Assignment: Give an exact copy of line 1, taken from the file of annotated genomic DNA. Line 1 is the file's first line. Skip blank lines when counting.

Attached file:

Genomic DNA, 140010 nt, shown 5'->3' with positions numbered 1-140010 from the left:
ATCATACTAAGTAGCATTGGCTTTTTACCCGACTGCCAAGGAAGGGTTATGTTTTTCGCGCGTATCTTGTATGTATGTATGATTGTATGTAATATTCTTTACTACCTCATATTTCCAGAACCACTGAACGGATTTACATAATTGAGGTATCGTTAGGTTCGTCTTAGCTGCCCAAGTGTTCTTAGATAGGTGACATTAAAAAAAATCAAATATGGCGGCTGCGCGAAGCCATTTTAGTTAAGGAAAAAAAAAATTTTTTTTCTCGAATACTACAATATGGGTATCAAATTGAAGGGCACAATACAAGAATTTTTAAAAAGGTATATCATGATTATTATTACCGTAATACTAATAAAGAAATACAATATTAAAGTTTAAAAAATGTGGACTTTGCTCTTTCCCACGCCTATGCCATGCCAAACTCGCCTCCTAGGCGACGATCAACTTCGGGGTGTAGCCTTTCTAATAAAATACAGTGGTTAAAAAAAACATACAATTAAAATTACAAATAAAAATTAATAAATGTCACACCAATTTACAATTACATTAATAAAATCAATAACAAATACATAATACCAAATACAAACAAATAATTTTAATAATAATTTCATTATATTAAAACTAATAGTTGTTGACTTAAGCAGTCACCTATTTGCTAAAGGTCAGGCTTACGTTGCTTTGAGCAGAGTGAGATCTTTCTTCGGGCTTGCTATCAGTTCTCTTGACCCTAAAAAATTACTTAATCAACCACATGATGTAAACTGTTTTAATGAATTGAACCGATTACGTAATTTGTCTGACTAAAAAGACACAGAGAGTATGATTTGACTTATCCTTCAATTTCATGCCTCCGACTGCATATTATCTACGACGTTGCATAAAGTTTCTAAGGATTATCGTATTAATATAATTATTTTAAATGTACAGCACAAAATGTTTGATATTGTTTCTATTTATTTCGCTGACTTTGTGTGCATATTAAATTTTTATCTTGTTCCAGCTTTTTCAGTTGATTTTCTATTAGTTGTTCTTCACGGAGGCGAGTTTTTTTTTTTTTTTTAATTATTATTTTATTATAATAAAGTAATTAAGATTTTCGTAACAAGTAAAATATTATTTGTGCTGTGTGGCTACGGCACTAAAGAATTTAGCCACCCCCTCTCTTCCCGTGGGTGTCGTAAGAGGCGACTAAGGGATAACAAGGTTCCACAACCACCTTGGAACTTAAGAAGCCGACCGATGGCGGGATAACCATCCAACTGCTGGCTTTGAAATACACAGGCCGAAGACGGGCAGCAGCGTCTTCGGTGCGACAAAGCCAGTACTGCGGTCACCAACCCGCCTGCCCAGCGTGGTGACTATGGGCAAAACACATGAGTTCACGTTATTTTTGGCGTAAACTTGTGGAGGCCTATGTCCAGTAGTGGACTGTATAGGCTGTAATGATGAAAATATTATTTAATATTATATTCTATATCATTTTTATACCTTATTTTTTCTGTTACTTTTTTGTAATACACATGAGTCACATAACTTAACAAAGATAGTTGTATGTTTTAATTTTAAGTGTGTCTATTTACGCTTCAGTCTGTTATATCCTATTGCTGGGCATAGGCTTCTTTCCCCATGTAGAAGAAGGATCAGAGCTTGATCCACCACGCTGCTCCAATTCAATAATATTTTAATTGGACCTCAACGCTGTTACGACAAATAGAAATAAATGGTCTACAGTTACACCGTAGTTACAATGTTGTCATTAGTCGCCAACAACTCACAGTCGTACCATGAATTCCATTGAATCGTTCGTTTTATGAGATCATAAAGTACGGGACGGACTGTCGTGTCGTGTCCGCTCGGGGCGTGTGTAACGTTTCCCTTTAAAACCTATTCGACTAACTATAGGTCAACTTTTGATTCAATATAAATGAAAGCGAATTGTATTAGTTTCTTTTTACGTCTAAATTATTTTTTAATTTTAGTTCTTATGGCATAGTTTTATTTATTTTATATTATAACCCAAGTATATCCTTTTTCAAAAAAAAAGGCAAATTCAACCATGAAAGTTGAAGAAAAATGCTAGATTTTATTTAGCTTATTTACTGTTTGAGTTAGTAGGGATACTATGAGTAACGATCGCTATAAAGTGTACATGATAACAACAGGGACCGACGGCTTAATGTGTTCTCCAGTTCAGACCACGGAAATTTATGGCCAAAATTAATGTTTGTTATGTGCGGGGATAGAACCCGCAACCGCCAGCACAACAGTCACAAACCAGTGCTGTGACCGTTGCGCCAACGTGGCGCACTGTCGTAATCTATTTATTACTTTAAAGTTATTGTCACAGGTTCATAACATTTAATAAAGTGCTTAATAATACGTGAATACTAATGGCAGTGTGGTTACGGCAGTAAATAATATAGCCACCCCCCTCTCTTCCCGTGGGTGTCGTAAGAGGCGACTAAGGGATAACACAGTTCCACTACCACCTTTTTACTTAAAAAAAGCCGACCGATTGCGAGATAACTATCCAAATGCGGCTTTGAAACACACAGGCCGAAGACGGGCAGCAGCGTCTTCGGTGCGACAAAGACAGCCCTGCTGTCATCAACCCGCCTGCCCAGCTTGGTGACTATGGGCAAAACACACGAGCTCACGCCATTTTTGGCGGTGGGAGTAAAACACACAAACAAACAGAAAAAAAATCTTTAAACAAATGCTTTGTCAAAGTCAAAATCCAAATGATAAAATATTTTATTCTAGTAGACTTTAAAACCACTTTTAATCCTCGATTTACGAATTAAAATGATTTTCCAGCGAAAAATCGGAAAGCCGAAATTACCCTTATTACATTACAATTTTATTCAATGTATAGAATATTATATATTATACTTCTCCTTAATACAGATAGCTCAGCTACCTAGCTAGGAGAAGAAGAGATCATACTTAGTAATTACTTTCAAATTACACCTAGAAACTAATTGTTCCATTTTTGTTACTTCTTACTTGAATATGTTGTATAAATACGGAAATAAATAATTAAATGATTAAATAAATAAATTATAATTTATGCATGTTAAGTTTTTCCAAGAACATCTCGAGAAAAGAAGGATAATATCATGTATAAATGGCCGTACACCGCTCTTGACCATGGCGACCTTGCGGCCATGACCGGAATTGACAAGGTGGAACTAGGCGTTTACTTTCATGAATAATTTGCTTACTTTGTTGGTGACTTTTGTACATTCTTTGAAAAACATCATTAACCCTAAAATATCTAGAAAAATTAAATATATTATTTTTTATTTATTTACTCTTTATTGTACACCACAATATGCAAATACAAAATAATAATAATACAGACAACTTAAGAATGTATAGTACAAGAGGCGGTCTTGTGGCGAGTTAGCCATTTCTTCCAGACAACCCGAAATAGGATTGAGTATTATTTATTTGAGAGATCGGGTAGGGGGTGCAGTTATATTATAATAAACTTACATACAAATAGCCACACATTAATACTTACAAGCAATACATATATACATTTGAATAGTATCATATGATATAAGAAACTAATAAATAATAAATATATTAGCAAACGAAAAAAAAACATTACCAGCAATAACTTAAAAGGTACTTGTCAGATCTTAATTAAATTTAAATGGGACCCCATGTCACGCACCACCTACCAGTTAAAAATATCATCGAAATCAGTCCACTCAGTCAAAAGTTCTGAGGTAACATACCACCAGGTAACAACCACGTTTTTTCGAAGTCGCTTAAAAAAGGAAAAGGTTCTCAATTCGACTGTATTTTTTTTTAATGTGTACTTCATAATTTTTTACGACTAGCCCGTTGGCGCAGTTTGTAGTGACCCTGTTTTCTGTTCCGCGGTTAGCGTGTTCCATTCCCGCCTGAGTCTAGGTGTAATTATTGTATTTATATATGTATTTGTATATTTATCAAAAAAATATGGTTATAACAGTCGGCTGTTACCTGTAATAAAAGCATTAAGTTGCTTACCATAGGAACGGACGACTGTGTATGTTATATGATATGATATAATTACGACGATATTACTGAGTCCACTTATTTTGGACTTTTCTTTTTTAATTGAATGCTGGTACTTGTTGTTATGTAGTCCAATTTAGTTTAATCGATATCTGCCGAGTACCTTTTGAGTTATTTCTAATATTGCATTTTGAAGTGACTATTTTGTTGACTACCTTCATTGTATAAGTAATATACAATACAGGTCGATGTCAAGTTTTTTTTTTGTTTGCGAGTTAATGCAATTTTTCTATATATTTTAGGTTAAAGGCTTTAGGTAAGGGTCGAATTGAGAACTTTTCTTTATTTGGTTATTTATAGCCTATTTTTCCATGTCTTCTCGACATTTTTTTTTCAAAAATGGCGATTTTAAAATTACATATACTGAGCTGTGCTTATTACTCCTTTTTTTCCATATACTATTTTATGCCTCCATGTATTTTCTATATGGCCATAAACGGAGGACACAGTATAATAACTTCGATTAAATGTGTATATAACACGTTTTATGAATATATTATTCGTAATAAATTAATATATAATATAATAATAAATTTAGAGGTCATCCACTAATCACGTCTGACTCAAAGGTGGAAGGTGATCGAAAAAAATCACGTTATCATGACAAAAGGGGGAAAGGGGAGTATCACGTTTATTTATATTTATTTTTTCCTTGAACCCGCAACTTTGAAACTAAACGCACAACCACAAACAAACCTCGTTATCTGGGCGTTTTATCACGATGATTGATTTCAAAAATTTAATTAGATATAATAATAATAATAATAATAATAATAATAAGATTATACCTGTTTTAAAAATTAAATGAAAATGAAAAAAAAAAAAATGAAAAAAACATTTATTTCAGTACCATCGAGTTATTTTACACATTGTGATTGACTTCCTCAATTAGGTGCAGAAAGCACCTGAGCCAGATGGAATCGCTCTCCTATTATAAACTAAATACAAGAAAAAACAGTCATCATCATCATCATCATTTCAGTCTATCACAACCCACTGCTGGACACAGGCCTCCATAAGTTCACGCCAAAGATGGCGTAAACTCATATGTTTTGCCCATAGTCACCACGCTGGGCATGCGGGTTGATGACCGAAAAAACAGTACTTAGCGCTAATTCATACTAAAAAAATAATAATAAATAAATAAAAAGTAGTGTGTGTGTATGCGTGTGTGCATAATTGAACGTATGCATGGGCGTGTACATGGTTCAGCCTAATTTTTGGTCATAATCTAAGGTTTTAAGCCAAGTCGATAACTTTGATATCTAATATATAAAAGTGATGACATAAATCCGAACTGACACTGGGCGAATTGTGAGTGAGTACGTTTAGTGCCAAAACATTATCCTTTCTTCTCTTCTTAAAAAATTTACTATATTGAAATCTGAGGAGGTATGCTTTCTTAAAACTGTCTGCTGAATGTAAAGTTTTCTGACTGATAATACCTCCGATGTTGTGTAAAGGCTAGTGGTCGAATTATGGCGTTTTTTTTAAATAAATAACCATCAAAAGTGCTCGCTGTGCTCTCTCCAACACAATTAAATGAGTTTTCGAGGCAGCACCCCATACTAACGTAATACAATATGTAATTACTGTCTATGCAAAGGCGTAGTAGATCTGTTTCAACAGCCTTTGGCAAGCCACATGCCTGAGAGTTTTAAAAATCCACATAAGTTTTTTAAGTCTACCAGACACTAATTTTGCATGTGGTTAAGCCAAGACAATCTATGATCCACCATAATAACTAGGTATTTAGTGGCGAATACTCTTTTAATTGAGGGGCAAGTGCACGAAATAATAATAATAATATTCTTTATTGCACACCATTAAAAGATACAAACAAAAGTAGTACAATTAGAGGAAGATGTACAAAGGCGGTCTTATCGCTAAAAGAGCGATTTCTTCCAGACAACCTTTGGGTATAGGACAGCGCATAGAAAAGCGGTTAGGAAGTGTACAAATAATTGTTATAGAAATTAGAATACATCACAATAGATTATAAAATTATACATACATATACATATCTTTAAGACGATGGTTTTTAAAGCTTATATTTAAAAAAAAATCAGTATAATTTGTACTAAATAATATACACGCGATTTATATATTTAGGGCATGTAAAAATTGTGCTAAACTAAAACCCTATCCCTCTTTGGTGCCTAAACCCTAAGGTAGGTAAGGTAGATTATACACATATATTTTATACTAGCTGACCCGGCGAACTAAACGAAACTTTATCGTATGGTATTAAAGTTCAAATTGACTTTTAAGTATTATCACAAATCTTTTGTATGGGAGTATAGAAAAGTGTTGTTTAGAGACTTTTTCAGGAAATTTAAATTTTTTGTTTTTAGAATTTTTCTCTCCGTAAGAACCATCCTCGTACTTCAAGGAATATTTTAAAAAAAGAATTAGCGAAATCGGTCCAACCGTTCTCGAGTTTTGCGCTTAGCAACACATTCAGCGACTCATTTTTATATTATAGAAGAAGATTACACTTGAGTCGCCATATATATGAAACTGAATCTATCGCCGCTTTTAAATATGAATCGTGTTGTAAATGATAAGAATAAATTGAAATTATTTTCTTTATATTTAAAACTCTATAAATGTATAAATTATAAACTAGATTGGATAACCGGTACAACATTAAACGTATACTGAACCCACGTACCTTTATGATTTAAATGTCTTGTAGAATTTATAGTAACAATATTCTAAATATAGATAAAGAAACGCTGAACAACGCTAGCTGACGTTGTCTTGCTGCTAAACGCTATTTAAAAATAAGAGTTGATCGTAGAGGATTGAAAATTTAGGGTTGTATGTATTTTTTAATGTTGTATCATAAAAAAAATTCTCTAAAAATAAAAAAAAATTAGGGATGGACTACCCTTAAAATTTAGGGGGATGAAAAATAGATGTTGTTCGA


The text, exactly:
Genomic DNA, 140010 nt, shown 5'->3' with positions numbered 1-140010 from the left: